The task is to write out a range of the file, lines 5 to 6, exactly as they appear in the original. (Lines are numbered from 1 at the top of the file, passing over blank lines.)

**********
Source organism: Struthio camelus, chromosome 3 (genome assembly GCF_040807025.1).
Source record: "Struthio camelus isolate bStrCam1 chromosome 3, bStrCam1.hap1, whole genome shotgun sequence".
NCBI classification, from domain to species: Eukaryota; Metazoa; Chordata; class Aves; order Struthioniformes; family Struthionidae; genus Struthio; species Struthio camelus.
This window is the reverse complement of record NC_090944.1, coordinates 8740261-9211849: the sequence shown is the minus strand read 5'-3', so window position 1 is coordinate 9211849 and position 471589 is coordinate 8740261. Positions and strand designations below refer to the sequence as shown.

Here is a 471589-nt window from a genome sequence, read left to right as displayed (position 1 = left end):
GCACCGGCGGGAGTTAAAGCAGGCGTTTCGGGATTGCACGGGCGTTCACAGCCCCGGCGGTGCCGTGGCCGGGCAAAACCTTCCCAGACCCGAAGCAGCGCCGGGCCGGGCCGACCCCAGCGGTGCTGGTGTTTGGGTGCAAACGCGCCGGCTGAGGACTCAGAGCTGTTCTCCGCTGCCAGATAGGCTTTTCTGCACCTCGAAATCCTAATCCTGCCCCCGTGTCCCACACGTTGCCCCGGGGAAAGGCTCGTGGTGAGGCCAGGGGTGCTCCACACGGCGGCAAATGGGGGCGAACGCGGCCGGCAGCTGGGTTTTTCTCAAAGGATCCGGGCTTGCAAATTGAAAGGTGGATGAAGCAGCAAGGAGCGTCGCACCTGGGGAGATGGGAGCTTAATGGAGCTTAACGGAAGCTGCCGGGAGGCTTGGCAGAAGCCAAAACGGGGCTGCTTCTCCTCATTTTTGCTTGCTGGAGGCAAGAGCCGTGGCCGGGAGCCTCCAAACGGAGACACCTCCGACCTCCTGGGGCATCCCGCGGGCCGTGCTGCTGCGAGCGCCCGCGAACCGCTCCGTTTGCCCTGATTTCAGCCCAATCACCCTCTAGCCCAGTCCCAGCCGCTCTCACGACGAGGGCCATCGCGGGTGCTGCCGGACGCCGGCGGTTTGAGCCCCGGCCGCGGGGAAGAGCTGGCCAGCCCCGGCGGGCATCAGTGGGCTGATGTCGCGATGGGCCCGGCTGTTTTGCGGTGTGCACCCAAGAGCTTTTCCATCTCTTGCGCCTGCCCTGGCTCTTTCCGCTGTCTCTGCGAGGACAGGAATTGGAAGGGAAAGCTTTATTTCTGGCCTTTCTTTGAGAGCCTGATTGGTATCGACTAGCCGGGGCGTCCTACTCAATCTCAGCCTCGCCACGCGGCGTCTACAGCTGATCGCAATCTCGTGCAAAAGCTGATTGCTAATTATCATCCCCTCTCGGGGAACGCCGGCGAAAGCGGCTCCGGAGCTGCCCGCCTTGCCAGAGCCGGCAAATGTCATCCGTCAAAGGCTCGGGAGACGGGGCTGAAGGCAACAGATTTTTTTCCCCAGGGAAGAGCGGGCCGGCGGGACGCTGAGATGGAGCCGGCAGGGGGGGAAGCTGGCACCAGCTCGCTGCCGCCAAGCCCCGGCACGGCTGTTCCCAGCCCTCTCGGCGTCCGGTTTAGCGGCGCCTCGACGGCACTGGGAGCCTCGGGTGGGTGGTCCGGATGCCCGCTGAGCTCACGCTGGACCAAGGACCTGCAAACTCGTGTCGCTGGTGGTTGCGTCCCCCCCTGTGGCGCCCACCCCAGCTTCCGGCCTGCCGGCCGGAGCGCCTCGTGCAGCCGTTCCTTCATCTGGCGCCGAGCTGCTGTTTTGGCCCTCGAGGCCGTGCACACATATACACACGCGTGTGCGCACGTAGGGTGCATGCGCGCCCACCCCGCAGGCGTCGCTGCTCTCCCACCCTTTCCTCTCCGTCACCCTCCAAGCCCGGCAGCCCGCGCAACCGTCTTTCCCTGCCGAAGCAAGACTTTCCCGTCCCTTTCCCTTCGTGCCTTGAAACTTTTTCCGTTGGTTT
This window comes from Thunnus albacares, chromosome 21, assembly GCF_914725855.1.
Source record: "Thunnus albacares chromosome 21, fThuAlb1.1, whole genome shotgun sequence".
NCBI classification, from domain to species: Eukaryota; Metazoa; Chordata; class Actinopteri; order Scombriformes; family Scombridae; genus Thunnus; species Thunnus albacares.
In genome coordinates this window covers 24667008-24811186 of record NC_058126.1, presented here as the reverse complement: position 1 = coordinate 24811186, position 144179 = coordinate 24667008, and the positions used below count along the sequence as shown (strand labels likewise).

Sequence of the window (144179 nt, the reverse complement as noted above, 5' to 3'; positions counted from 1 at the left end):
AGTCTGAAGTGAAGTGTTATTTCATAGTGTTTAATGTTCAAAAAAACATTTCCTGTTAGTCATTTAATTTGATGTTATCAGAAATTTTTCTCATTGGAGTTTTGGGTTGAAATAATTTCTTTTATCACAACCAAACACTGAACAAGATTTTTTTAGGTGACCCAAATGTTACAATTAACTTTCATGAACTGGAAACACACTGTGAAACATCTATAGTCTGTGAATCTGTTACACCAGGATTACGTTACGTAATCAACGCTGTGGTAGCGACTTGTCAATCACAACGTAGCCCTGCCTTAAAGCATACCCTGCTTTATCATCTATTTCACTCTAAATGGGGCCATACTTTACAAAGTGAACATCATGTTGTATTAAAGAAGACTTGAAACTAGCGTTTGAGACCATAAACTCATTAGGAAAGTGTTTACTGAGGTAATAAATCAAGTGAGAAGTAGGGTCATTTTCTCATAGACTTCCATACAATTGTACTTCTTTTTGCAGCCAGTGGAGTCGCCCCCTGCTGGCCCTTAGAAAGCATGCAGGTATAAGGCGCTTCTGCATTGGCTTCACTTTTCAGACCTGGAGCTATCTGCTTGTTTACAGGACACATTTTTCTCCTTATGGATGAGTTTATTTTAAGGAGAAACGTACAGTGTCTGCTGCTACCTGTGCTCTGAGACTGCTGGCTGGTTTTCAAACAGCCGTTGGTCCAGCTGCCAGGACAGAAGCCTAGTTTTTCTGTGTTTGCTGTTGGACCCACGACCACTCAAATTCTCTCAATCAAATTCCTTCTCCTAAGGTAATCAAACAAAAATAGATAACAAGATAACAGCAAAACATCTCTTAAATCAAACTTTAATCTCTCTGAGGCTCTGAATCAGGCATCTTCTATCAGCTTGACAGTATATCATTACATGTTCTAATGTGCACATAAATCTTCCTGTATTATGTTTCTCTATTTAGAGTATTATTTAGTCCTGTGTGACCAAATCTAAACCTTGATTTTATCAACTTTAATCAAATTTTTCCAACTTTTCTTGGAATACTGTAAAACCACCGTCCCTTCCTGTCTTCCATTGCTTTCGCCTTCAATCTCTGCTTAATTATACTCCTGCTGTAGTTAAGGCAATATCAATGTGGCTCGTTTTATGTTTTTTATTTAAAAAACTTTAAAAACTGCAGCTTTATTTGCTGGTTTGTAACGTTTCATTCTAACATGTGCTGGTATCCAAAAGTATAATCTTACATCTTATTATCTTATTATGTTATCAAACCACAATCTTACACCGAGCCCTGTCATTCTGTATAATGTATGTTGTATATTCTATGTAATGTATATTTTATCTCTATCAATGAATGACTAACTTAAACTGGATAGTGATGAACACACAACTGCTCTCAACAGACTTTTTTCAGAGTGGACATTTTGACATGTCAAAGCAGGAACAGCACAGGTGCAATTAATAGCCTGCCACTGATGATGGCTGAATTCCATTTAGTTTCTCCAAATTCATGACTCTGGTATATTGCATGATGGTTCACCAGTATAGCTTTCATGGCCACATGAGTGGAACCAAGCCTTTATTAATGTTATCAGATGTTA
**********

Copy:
Here is a 471589-nt window from a genome sequence, read left to right as displayed (position 1 = left end):
GCACCGGCGGGAGTTAAAGCAGGCGTTTCGGGATTGCACGGGCGTTCACAGCCCCGGCGGTGCCGTGGCCGGGCAAAACCTTCCCAGACCCGAAGCAGCGCCGGGCCGGGCCGACCCCAGCGGTGCTGGTGTTTGGGTGCAAACGCGCCGGCTGAGGACTCAGAGCTGTTCTCCGCTGCCAGATAGGCTTTTCTGCACCTCGAAATCCTAATCCTGCCCCCGTGTCCCACACGTTGCCCCGGGGAAAGGCTCGTGGTGAGGCCAGGGGTGCTCCACACGGCGGCAAATGGGGGCGAACGCGGCCGGCAGCTGGGTTTTTCTCAAAGGATCCGGGCTTGCAAATTGAAAGGTGGATGAAGCAGCAAGGAGCGTCGCACCTGGGGAGATGGGAGCTTAATGGAGCTTAACGGAAGCTGCCGGGAGGCTTGGCAGAAGCCAAAACGGGGCTGCTTCTCCTCATTTTTGCTTGCTGGAGGCAAGAGCCGTGGCCGGGAGCCTCCAAACGGAGACACCTCCGACCTCCTGGGGCATCCCGCGGGCCGTGCTGCTGCGAGCGCCCGCGAACCGCTCCGTTTGCCCTGATTTCAGCCCAATCACCCTCTAGCCCAGTCCCAGCCGCTCTCACGACGAGGGCCATCGCGGGTGCTGCCGGACGCCGGCGGTTTGAGCCCCGGCCGCGGGGAAGAGCTGGCCAGCCCCGGCGGGCATCAGTGGGCTGATGTCGCGATGGGCCCGGCTGTTTTGCGGTGTGCACCCAAGAGCTTTTCCATCTCTTGCGCCTGCCCTGGCTCTTTCCGCTGTCTCTGCGAGGACAGGAATTGGAAGGGAAAGCTTTATTTCTGGCCTTTCTTTGAGAGCCTGATTGGTATCGACTAGCCGGGGCGTCCTACTCAATCTCAGCCTCGCCACGCGGCGTCTACAGCTGATCGCAATCTCGTGCAAAAGCTGATTGCTAATTATCATCCCCTCTCGGGGAACGCCGGCGAAAGCGGCTCCGGAGCTGCCCGCCTTGCCAGAGCCGGCAAATGTCATCCGTCAAAGGCTCGGGAGACGGGGCTGAAGGCAACAGATTTTTTTCCCCAGGGAAGAGCGGGCCGGCGGGACGCTGAGATGGAGCCGGCAGGGGGGGAAGCTGGCACCAGCTCGCTGCCGCCAAGCCCCGGCACGGCTGTTCCCAGCCCTCTCGGCGTCCGGTTTAGCGGCGCCTCGACGGCACTGGGAGCCTCGGGTGGGTGGTCCGGATGCCCGCTGAGCTCACGCTGGACCAAGGACCTGCAAACTCGTGTCGCTGGTGGTTGCGTCCCCCCCTGTGGCGCCCACCCCAGCTTCCGGCCTGCCGGCCGGAGCGCCTCGTGCAGCCGTTCCTTCATCTGGCGCCGAGCTGCTGTTTTGGCCCTCGAGGCCGTGCACACATATACACACGCGTGTGCGCACGTAGGGTGCATGCGCGCCCACCCCGCAGGCGTCGCTGCTCTCCCACCCTTTCCTCTCCGTCACCCTCCAAGCCCGGCAGCCCGCGCAACCGTCTTTCCCTGCCGAAGCAAGACTTTCCCGTCCCTTTCCCTTCGTGCCTTGAAACTTTTTCCGTTGGTTT